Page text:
By Kristen McEnroe ’24
Like so many others, my entry into the workforce thrust me into the food and beverage industry. From flipping burgers at a snack bar at the age of 16 to being a barista at a local coffee shop in Newark, Delaware until I started law school, I saw firsthand how ubiquitous of a role food law and policy plays in shaping our daily life. Joining Harvard Law School’s Food Law and Policy Clinic (FLPC) brought what was once an unconscious awareness into an action-oriented light: everyone needs to eat. The who, how, what, where and why of this basic need are what matter to FLPC. By interrogating the ways in which laws, regulations, and policies affect every corner of the food system, the clinic provides an avenue to produce a meaningful impact on not only the system as a whole, but the human beings who enable its functioning.
Throughout my time with the Food Law and Policy Clinic, I have had the opportunity to hone my legal research and writing skills while collaborating with a variety of stakeholders and partners. In light of the obesity epidemic and growing burden of diet-related disease, I worked alongside the Director of the Food Law and Policy Clinic, Professor Emily Broad Leib and Clinical Instructor Trevor Findley to increase the amount of nutrition education provided to medical students and practicing physicians. The average American medical school offers nineteen hours of nutrition education, which accounts for less than 1% of total lecture hours.
We developed an issue brief (coming soon!) with policy recommendations for federal and state governments as well as medical education accreditation bodies to integrate nutrition into undergraduate, graduate, and continuing medical education curricula. The Nutrition Education for Doctors project provided an opportunity to engage with stakeholders in the medical education space, tailor my writing to a non-legal audience, and engage with materials like appropriations bills to understand the mechanisms of change within medical education.
In Fall 2023, I worked on the Global Food Donation Policy Atlas project in collaboration with our partners in South Africa, Food Forward South Africa (FFSA) and the Consumer Goods Council South Africa (CGCSA), to provide technical assistance to improve the country’s food donation landscape. Over the course of the semester, the FLPC team analyzed date labelling, liability protection, and food safety regulations that affect food donors, food banks, and food recovery organizations in South Africa. We gleaned insight from our partners about the political feasibility of improving liability protection for food donors and the government’s efforts to improve date labelling and food safety legislation.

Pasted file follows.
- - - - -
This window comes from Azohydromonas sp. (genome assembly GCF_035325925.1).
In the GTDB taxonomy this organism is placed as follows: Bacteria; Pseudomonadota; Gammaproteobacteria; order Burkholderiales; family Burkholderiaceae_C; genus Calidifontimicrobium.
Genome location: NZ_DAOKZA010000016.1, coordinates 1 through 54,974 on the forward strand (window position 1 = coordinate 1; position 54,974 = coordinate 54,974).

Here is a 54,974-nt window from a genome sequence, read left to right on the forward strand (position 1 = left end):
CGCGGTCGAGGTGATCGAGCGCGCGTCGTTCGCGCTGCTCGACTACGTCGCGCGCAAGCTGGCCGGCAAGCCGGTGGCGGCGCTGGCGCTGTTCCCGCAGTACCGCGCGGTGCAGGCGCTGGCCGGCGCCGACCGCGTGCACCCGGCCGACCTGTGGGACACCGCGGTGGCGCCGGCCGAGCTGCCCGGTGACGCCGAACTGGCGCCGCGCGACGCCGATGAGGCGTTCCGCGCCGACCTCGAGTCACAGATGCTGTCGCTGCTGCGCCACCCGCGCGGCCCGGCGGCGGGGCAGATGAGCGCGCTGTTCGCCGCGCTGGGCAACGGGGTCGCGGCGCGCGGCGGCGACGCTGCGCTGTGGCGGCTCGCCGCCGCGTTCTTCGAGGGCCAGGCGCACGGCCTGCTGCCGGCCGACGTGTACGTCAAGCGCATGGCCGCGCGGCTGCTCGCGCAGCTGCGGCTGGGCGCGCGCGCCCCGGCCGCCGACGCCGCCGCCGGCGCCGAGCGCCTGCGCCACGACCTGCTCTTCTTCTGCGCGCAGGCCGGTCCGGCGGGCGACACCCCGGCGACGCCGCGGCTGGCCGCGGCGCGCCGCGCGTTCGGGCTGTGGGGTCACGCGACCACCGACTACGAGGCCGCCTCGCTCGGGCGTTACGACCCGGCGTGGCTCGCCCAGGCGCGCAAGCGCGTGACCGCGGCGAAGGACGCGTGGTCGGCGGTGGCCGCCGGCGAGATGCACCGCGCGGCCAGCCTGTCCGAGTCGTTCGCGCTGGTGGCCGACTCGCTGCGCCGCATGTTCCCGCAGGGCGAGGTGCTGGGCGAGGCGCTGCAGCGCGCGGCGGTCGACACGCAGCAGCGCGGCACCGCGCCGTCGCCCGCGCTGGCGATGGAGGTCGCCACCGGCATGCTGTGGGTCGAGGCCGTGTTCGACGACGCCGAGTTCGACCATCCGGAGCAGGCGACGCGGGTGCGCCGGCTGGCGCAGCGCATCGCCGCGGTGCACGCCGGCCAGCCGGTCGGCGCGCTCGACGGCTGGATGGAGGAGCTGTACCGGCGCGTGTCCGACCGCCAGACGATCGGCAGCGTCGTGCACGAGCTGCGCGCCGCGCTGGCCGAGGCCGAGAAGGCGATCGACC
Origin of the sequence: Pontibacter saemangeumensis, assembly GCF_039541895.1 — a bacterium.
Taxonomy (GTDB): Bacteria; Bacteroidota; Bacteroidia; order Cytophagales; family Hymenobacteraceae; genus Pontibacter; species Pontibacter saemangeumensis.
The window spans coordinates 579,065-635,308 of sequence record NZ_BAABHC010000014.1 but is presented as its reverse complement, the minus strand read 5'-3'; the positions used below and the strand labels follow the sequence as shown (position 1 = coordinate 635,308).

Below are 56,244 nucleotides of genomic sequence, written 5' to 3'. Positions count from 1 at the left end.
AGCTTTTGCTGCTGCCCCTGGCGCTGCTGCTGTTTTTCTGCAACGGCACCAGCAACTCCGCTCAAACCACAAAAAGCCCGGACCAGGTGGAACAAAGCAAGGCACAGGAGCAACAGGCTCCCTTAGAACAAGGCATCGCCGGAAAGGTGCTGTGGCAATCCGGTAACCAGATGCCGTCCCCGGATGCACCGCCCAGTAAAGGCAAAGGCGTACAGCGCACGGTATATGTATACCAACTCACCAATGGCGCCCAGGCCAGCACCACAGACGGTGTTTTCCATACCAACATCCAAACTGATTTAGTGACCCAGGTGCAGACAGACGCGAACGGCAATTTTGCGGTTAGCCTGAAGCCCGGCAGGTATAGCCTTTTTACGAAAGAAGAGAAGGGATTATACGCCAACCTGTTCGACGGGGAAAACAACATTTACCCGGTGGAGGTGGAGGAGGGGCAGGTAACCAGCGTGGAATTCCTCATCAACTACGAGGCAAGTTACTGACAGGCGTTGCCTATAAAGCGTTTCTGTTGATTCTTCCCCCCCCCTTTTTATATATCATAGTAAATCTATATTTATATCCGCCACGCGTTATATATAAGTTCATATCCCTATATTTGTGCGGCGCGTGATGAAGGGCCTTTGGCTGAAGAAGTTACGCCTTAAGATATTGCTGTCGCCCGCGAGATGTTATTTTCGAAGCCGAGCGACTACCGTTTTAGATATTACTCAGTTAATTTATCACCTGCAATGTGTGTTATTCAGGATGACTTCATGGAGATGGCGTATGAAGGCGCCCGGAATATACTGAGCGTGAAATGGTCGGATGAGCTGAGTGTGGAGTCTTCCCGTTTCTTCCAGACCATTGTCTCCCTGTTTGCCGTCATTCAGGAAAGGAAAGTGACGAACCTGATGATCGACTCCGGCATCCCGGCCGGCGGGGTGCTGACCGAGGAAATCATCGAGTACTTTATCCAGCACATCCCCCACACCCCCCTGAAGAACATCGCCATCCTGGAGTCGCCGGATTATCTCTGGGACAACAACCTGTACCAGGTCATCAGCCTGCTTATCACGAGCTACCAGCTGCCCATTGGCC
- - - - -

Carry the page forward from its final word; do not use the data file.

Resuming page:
During the 2024 J-Term, the Atlas South Africa team had the incredible opportunity to travel to Cape Town and Johannesburg to meet with our partners at FFSA and CGCSA to learn more about their organizations and have in-depth discussions about how we can collaborate to address barriers to food donation in the country. Throughout our trip, we also met with some of FFSA’s food donors ranging from major retailers to small farms and one of the beneficiary organizations that provides support to the Gugulethu community with the help of donations from Food Forward.
Moving beyond the Zoom screen and spending time with our partners in South Africa was not only fulfilling but integral to understanding the on-the-ground context of food bank operations and the feasibility of particular policy recommendations. Connecting with the amazing people who move this work forward and having the chance to explore and enjoy their favorite local spots with them was an experience that will stick with me far beyond my time as a law student.
Of paramount importance within every project is FLPC’s mission to place the needs of our partners at the forefront. Our goals are dynamic and flexible, designed to shift with the evolving needs of the partners and stakeholders with whom we work and the realities on the ground in their respective fields or countries. Over and above the skills I have developed by working in the food law and policy arena, what I will remember when I look back on my time with FLPC is the stellar group of people. The importance of food to our daily lives, its impact on the environment, and the practicality of the projects was what attracted me to the clinic in the first place. By the end of my first semester as a clinical student, though, it was the passion, the depth and breadth of knowledge, and the unwavering support of FLPC’s clinical staff that compelled me to continue as an advanced clinical student.
My time with the Food Law and Policy Clinic has been the highlight of my time at Harvard Law School, without a doubt shaping me into the law student I am today and the lawyer I will be in the future. I have come to learn that it is rare to find yourself in a position where the substance of the work is as interesting as the people with whom you have the opportunity to collaborate. When you encounter an experience like this, the only option is to cherish it and dive in as much as you possibly can. Thankfully, that is exactly what I did.